Blog Post

Unjust Enrichment Reversed On Appeal – Deprivation Not Sufficient

April 01, 2015


By: Anne E. Posno

At trial, the Judge held that the plaintiff and the defendant real estate agents should share the 10% commission on the sale of a plaza and gas station. 

On appeal, in Akhtar v. Realty Canada Inc., 2015 ONSC 1218, the Divisional Court held that the appellant real estate agent "Remax/Sandhu" was entitled to the full commission:

Remax/Sandhu had the signed listing agreement with the vendor, and also entered into a signed representation agreement with the buyers.  Remax/Sandhu had specifically asked the buyers if they had an agent before:

a.) signing up the representation agreement with the buyers; and

b.) performing services on their behalf.

The buyers told Remax/Sandhu that they had no other agent.

However, real estate agent "Realty/Kaur" had performed services for the buyers, but did not secure a signed representation agreement from them.  Also, Realty/Kaur did not advise Remax/Sandhu that she had been representing the buyers until two months after closing.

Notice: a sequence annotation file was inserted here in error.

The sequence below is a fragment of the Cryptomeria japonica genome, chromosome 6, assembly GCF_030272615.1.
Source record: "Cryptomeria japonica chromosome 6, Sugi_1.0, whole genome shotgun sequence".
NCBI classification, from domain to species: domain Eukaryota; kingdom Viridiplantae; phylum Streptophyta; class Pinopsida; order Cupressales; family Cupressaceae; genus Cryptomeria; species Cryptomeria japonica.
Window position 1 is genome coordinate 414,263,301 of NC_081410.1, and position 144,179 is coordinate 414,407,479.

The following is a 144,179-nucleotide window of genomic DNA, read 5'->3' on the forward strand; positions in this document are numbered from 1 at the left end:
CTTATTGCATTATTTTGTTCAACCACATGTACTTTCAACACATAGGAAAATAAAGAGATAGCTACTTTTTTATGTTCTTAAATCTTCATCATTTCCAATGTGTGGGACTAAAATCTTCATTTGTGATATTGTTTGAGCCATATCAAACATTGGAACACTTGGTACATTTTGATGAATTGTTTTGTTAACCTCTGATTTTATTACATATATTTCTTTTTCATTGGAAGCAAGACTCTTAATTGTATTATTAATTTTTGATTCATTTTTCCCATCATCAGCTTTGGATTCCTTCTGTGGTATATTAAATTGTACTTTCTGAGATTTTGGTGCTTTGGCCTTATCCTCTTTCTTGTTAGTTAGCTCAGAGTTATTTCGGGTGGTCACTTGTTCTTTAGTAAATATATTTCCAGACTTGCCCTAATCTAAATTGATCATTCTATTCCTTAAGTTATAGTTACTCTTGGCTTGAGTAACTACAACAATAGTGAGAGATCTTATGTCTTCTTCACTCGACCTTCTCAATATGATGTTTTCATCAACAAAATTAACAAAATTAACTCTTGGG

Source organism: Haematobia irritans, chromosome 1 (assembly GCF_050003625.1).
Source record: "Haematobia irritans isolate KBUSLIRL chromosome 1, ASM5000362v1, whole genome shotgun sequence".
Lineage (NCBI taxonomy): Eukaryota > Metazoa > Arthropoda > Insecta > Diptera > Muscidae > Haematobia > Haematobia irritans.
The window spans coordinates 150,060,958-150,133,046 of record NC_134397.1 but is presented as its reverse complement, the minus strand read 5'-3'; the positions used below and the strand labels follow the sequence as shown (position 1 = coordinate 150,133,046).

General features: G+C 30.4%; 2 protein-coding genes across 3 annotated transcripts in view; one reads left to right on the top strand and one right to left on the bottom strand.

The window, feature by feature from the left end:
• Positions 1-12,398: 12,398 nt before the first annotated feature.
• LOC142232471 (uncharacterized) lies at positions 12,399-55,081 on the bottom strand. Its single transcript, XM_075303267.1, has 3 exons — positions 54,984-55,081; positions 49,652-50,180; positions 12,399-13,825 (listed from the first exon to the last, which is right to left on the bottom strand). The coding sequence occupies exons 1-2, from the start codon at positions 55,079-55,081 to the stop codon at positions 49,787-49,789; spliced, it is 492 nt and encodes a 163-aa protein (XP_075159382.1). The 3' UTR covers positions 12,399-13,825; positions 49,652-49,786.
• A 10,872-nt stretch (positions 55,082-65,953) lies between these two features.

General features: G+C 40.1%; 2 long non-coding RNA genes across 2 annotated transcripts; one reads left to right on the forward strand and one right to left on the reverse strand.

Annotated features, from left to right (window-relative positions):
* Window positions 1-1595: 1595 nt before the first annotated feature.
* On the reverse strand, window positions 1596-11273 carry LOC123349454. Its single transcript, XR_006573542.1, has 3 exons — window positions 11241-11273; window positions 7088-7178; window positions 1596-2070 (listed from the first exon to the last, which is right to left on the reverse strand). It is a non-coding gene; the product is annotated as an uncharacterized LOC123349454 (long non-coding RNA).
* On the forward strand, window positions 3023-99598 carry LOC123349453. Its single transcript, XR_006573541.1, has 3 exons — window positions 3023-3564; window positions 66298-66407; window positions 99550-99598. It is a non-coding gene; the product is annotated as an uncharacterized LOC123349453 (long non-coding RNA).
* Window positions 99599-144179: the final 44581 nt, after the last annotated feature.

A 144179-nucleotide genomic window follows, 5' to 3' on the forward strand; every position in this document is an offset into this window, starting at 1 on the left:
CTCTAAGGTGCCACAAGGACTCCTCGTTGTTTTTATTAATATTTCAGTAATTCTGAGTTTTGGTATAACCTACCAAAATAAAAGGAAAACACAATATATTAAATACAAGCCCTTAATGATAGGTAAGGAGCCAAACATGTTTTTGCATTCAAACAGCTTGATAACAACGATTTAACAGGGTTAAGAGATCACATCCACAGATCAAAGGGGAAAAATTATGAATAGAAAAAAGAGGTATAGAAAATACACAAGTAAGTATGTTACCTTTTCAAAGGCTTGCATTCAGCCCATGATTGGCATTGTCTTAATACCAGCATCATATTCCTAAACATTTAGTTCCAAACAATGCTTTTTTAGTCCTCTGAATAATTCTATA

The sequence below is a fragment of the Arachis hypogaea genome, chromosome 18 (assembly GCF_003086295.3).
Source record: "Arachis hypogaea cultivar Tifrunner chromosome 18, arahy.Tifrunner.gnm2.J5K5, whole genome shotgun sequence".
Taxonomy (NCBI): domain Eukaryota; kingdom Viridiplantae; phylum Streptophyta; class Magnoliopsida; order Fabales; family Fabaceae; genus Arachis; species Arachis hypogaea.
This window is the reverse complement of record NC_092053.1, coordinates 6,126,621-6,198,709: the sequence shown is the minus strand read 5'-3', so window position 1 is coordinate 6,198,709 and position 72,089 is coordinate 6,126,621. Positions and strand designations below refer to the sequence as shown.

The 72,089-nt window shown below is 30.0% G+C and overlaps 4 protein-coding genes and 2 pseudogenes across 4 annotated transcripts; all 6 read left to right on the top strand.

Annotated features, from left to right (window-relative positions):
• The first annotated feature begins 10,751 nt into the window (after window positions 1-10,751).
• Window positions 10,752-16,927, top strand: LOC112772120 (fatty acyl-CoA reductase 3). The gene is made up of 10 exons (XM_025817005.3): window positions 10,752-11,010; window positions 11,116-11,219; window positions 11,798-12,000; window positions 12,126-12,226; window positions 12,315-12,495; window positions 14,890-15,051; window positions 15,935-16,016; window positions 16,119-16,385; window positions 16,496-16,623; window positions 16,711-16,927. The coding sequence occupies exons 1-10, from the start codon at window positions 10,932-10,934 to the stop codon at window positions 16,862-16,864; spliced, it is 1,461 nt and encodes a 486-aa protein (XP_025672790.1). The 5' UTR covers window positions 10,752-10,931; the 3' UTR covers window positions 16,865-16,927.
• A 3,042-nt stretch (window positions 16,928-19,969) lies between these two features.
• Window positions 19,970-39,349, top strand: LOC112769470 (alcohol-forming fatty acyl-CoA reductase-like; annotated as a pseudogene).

At law, there was no unjust enrichment.  The deprivation of commissions for work performed by Realty/Kaur was not sufficient to prove this claim against Remax/Sandhu. 

Independently, Remax/Sandhu had a valid juristic claim to the full commission.  Remax/Sandhu had performed work for the buyers pursuant to a signed representation agreement.

The decision seemed to hinge on the work performed by Remax/Sandhu for the buyers in good faith, as opposed to the existence of the signed agreement itself.

That said, if Realty/Kaur had secured a signed representation agreement from the buyers, the double agent situation probably could have been avoided.  It seems unlikely that the buyers would have signed two agency agreements.  Further, without an agreement, presumably Remax/Sandhu would not have performed work for the buyers. 

- Research contributed by Rubal Bhadu, 2014/2015 articling student.